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Sean Daly, Michelle Stark and Sharon Kennedy Wynne

What I learned from Sheen-less Two and Half Men: TV producers always get the last word

19

September

twoandahalfmen-kutcher.jpgMore anticipated than the start of hockey season and twice as dangerous, Monday night’s return of CBS’ hit Two and Half Men mostly served as an half-hour long argument for why you should never snark off a powerful TV comedy writer.

Because they always get the last, best word.

Creator/executive producer Chuck Lorre made sure of that in writing out fired star Charlie Sheen, starting the episode with a funeral featuring his character, Charlie Harper, surrounded by all the women he’d done wrong in eight seasons of hedonistic, self centered womanizing. Talk about art imitating life.

Thanks to the high profile of this debut, Lorre could stack the cast with guest stars including Battlestar Galactica alum Tricia Helfer, current Body of Proof star Jeri Ryan and Jenny McCarthy, who got the best line: “Let’s see the body..I didn’t come all this way to spit on a closed coffin.”

As Jon Cryer’s character Alan Harper told the story, Sheen’s Charlie Harper asked former stalker Rose to marry him, cheated on her and then mysteriously fell in front of a train. “His body exploded like a balloon full of meat,” cracked Rose (Melanie Lynskey), decked out in black.

When even the character’s mother tries to use her grief to sell funeral attendees his thrice-mortgaged house, you know there’s no sympathy left in the room.

sheenandgoddeses.jpgWhich is why Monday’s episode felt like one big, passive aggressive swipe at the show’s former star – a way for Lorre to get back at Sheen for all the insults lobbed publicly during his manic disintegration earlier this year.

Most sitcom funerals are played for pathos and sentiment. But the characters here could barely wait to dust off the ash from Charlie Harper’s cremated remains – yes, Cryer’s Alan drops them in a pivotal scene – with a thinly disguised haste meant mostly for Sheen’s legacy on the show.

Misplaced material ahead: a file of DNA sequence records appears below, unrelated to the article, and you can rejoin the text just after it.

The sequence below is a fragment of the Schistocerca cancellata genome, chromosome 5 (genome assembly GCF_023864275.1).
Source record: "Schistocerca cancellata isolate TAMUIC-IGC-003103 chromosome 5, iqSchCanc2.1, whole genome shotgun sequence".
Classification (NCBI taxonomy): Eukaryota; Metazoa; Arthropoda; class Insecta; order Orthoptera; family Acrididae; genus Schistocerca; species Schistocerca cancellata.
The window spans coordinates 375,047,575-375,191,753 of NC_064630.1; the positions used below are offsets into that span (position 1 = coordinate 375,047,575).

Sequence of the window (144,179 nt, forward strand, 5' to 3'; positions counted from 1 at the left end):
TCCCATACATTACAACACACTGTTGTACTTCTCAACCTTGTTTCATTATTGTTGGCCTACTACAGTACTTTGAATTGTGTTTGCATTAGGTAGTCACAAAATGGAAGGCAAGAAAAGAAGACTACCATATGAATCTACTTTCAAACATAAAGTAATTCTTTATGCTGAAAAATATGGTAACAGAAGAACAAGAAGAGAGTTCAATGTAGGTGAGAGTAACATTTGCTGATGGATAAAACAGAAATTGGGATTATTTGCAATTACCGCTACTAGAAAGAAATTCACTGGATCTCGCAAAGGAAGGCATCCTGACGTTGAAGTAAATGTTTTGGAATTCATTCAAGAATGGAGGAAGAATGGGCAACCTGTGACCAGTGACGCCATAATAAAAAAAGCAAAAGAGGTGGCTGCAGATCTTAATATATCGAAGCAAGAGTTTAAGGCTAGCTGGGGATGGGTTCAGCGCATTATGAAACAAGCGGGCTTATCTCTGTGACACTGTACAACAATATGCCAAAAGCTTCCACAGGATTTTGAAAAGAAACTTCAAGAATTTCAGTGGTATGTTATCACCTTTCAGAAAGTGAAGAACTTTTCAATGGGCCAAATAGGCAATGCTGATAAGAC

Lorre also managed a couple of cute cameos, with John Stamos stopping by to see Harper’s house, along with alums from Lorre’s old show Dharma and Greg, Jenna Elfman and Thomas Gibson. None of these visits were particularly funny; mostly just a reminder of Lorre’s reach and an in-joke nod for those cool enough to know his IMDB credits.

Somehow, in the middle of all this, Ashton Kutcher was expected to impress as Walden Schmidt, a lovesick, divorcing Internet billionaire who tries to drown himself in front of Harper’s house and winds up bonding with Alan.

You know within moments that Schmidt will buy the house; that’s Sitcom 101. You don’t expect that he would do so after walking around the place in the nude, giving CBS censors a chance to work their pixilating equipment to the maximum.

And just in case you didn’t catch how Lorre was showing off his buff new star – who happens to be 13 years younger than Sheen – Cryer’s Alan delivered a crack about how well-endowed Schmidt is.

Not so subtle, perhaps. But effective.

Coupled with the broadcast of Sheen’s Comedy Central roast one hour later -- “Don’t bother switching over (to see the fake funeral),” host Seth MacFarlane cracked Monday, “just wait a few months and you can see the real thing.” – Sheen’s descent to showbiz purgatory is nearly complete.

And Lorre sets a powerful example of what can happen when you mess with the wrong producer. 


     
 

[Last modified: Tuesday, September 20, 2011 8:48am]

    

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